Saga was originally released in 2011, and met with almost universal praise. It quickly became one of my favourite games. It was followed by three expansions which ultimately gave the Dark Age gamer something like 16 different factions to choose from.
Whilst each faction has been exhaustively play tested, it is inevitable that some issues with the rules have arisen over that past three years.
This new The Crescent & The Cross rulebook, whilst being tailored to a new period, also incorporates the previous FAQ and gives, if you like, a second edition of the Saga rules, presented in a full colour hardback book…and what a presentation: beautiful illustrations from Peter Dennis, or colour photographs of painted models from manufacturers such as Gripping Beast, Perry Miniatures, Crusader Miniatures and Fireforge can be found on every page. It makes for a book which is almost worth having for eye-candy value alone, but this would be missing the true value of the book, which is the game itself. (Not forgetting the fact that the book also comes with six battleboards and a quick reference sheet)
Saga is a Warband, or Retinue style game, where players command forces of between 25 and 60 (ish) models separated into units. Typical forces consist of a Warlord plus either four or six units, dependent upon the size of game you are playing.
Units are separated into Hearthguard (elite warriors), Warriors and Levy. These units normally consist of four, eight or twelve figures respectively. One change immediately apparent is that standard base sizes have now been introduced for each type of unit (foot/mounted/warlord).
A game of Saga is normally scenario driven (there are six two-player scenarios in the new book, plus one multi-player). Play is divided into turns, with each player turn consisting of an orders phase and an activation phase.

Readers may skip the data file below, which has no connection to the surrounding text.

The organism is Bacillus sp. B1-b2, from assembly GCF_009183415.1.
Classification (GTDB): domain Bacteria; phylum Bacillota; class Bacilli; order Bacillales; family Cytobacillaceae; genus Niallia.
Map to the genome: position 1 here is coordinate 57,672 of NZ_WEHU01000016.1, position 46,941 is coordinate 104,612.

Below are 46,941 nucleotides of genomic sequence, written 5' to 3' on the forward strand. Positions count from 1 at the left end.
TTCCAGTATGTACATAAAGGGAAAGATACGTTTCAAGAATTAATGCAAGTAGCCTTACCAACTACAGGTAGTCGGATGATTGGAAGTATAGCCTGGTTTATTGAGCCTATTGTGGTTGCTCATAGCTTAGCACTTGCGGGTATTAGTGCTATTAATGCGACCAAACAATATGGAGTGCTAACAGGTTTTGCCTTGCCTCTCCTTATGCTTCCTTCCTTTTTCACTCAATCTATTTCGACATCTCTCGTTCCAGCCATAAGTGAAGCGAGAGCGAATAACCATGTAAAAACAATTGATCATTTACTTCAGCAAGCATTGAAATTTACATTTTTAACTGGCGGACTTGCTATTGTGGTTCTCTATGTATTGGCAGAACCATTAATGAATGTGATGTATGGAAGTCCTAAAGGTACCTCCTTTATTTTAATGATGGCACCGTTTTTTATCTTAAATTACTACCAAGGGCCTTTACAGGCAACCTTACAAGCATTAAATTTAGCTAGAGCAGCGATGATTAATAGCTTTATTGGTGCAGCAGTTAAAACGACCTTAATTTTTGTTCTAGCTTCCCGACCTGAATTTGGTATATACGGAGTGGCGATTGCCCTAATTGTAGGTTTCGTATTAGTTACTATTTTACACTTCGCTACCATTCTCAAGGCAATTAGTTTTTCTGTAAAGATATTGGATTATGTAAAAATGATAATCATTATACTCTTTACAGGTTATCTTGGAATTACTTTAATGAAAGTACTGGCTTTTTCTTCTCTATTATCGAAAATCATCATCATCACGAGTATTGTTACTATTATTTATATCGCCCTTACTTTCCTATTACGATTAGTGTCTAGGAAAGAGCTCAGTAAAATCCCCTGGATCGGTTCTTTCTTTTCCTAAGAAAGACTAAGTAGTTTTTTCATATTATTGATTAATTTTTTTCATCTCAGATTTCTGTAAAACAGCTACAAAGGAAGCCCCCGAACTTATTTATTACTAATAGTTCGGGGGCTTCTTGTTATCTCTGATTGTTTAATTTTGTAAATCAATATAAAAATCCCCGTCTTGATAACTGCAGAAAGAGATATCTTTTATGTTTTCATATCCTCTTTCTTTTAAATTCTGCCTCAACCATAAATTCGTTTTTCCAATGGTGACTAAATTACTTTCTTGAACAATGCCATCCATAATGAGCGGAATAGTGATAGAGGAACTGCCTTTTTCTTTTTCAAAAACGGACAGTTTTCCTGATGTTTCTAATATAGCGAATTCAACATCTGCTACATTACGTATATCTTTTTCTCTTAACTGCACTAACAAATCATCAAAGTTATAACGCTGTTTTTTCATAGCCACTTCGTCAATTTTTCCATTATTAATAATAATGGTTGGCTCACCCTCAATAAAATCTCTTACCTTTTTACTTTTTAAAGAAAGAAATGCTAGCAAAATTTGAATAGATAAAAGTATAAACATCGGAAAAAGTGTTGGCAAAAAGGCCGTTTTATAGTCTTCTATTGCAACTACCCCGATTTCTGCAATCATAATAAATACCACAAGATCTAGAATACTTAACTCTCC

In the orders phase, the player rolls a number of Saga dice (these can be standard D6, but usually have symbols on them, dependent upon the faction) and then place these dice on a battle board. This board provides different options, not only to order different types of units, but also to give them different abilities, depending upon if you rolled the correct combination of symbols on your dice.
In The Crescent and The Cross, the graphic design of the Battle Boards has been completely redone, to reflect the different period setting of the new book. It’s also worth noting that not only are they now single sided, but they also appear to be on thicker card. It seems they listen to their players…
Once orders have been placed, the activation phase starts. Units can be activated to move, shoot or rest. A single unit can be activated multiple times in the same turn, but may incur fatigue when doing so.
Movement is measured using measuring sticks, rather than inches or centimetres. The units are Very Small (VS), Small (S), Medium (M) and Long (L) but equate to (roughly) 2”, 4”, 6” and 12” respectively.
Movement rules (especially when moving into combat) are quite prescriptive, as who can fight in melee or shoot can be limited, depending upon model position.
Both shooting and melee combat follow similar mechanics: the number of models eligible to attack is determined; this then generates a number of attack dice. This dice pool can be altered by Saga abilities and the use of fatigue (by both the attacker and defender). The dice are then rolled and need to equal or exceed the armour value of the target to hit. The defender then rolls his defence dice, and must roll 5+ in melee or 4+ vs shooting in order to prevent casualty removal. Note, there is no moral in this game; units can fight to the last man, but it is usually in a player’s interest to remove dwindling units from harm’s way, as losing units can deplete your pool of Saga dice.
Fatigue plays a part in Saga, as units that take many actions can accumulate fatigue (denoted by markers) and these can be used by your opponent to give him combat bonuses. Fatigue can be removed by resting. Indeed, some people describe Saga as ‘a game of fatigue management’.
The rules go on to describe the effects of terrain, the armoury (note, War Banners are now part of the main rules) and spend some time on the application of Saga abilities, as how and when Saga abilities are applied can be vital to the game.
The book then describes how you muster a warband, and describes each unit type in detail. It’s worth noting that this new version introduces Priests as a single model for your warband – these can be used in Dark Age Saga as well as this new edition.